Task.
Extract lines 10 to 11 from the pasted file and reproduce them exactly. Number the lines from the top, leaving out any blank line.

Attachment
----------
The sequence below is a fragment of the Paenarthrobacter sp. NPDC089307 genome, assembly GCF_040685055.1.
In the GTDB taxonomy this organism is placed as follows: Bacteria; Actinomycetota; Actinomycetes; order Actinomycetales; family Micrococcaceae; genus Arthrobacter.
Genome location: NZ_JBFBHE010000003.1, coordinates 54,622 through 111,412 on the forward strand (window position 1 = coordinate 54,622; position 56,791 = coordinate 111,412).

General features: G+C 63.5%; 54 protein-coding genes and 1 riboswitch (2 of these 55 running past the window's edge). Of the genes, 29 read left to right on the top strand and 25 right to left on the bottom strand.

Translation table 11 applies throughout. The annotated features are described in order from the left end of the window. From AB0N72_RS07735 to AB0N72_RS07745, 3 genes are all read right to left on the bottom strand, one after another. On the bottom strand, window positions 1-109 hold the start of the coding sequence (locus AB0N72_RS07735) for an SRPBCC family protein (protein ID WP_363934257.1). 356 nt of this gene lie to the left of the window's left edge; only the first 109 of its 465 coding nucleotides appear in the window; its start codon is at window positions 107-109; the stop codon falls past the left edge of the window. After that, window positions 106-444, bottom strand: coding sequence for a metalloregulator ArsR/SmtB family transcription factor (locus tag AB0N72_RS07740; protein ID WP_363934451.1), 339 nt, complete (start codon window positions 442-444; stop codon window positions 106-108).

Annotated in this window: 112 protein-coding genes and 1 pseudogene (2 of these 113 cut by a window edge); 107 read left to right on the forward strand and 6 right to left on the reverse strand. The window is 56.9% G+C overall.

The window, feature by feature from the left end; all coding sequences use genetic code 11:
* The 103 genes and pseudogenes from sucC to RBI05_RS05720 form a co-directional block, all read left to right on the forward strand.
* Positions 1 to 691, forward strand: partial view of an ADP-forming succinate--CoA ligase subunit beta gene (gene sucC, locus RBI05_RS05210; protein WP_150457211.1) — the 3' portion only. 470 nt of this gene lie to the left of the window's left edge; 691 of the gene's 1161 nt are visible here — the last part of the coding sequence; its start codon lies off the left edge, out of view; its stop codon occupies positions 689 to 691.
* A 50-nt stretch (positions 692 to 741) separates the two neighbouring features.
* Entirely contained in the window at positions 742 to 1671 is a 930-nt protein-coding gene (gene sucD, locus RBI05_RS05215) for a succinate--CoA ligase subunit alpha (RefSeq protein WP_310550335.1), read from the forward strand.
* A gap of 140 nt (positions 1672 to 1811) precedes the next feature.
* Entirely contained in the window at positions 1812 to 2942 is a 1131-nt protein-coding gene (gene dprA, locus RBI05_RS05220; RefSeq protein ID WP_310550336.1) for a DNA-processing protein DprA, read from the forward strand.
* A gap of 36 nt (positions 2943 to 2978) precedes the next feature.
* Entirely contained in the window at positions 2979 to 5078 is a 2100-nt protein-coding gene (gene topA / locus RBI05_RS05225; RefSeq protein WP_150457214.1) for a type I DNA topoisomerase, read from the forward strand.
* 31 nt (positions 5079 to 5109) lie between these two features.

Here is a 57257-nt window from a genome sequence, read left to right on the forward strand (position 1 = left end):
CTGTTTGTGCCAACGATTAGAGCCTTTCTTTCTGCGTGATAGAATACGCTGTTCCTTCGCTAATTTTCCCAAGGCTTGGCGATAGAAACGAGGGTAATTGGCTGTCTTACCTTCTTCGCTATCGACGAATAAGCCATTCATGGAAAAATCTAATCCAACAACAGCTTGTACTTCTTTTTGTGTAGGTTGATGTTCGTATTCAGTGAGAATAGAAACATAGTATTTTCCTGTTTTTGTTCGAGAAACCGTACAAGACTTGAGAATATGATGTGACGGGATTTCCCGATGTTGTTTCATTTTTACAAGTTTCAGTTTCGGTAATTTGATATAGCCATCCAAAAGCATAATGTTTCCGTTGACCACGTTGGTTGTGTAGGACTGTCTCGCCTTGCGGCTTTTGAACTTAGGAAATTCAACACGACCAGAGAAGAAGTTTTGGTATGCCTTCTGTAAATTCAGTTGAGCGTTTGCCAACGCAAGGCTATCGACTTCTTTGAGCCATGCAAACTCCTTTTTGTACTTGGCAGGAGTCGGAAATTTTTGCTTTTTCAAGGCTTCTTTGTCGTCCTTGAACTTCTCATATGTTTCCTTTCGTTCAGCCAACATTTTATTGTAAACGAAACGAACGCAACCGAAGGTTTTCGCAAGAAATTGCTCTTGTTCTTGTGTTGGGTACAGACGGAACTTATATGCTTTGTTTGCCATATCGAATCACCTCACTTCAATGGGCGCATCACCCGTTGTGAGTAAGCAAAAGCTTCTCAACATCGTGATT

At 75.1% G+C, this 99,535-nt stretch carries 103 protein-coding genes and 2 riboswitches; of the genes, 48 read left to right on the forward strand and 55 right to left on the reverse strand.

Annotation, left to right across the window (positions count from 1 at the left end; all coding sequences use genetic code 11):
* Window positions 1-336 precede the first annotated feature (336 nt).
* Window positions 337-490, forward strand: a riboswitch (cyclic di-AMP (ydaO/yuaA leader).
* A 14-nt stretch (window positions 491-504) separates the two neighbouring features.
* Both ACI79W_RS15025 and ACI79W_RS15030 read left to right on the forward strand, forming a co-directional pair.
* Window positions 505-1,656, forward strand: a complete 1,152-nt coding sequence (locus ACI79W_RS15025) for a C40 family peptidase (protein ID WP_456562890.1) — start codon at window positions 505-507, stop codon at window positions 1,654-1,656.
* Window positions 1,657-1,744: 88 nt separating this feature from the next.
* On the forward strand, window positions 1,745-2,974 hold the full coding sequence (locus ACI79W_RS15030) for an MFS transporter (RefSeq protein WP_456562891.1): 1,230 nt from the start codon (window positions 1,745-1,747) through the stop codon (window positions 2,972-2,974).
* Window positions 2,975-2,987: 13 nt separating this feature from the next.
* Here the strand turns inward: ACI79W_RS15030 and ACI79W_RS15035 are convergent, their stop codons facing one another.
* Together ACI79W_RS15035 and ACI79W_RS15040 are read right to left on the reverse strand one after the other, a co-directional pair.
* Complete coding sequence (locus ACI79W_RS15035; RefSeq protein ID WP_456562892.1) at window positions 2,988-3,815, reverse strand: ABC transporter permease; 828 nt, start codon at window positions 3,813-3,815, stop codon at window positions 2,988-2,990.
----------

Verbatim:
* A 50-nt stretch (positions 692 to 741) separates the two neighbouring features.
* Entirely contained in the window at positions 742 to 1671 is a 930-nt protein-coding gene (gene sucD, locus RBI05_RS05215) for a succinate--CoA ligase subunit alpha (RefSeq protein WP_310550335.1), read from the forward strand.